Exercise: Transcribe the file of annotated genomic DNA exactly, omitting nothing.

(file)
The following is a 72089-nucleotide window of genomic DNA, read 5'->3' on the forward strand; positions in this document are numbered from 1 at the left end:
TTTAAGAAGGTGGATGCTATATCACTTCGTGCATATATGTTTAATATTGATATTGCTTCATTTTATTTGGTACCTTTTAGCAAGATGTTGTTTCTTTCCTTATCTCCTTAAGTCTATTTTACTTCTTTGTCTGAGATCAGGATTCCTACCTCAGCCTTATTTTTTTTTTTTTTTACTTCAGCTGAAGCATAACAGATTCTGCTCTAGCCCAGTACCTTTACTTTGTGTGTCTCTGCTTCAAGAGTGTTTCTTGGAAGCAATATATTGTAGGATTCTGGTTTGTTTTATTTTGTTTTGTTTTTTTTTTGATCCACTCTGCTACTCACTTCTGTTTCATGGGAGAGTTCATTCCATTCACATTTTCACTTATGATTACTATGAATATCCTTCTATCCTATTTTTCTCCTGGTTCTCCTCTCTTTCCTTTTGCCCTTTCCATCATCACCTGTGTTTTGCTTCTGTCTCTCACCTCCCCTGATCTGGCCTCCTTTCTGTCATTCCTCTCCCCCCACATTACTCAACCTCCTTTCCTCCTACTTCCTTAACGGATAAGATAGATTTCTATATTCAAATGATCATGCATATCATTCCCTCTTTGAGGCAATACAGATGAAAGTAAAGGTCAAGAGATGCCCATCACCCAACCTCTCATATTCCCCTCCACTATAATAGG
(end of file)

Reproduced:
The following is a 72089-nucleotide window of genomic DNA, read 5'->3' on the forward strand; positions in this document are numbered from 1 at the left end:
TTTAAGAAGGTGGATGCTATATCACTTCGTGCATATATGTTTAATATTGATATTGCTTCATTTTATTTGGTACCTTTTAGCAAGATGTTGTTTCTTTCCTTATCTCCTTAAGTCTATTTTACTTCTTTGTCTGAGATCAGGATTCCTACCTCAGCCTTATTTTTTTTTTTTTTTACTTCAGCTGAAGCATAACAGATTCTGCTCTAGCCCAGTACCTTTACTTTGTGTGTCTCTGCTTCAAGAGTGTTTCTTGGAAGCAATATATTGTAGGATTCTGGTTTGTTTTATTTTGTTTTGTTTTTTTTTTGATCCACTCTGCTACTCACTTCTGTTTCATGGGAGAGTTCATTCCATTCACATTTTCACTTATGATTACTATGAATATCCTTCTATCCTATTTTTCTCCTGGTTCTCCTCTCTTTCCTTTTGCCCTTTCCATCATCACCTGTGTTTTGCTTCTGTCTCTCACCTCCCCTGATCTGGCCTCCTTTCTGTCATTCCTCTCCCCCCACATTACTCAACCTCCTTTCCTCCTACTTCCTTAACGGATAAGATAGATTTCTATATTCAAATGATCATGCATATCATTCCCTCTTTGAGGCAATACAGATGAAAGTAAAGGTCAAGAGATGCCCATCACCCAACCTCTCATATTCCCCTCCACTATAATAGG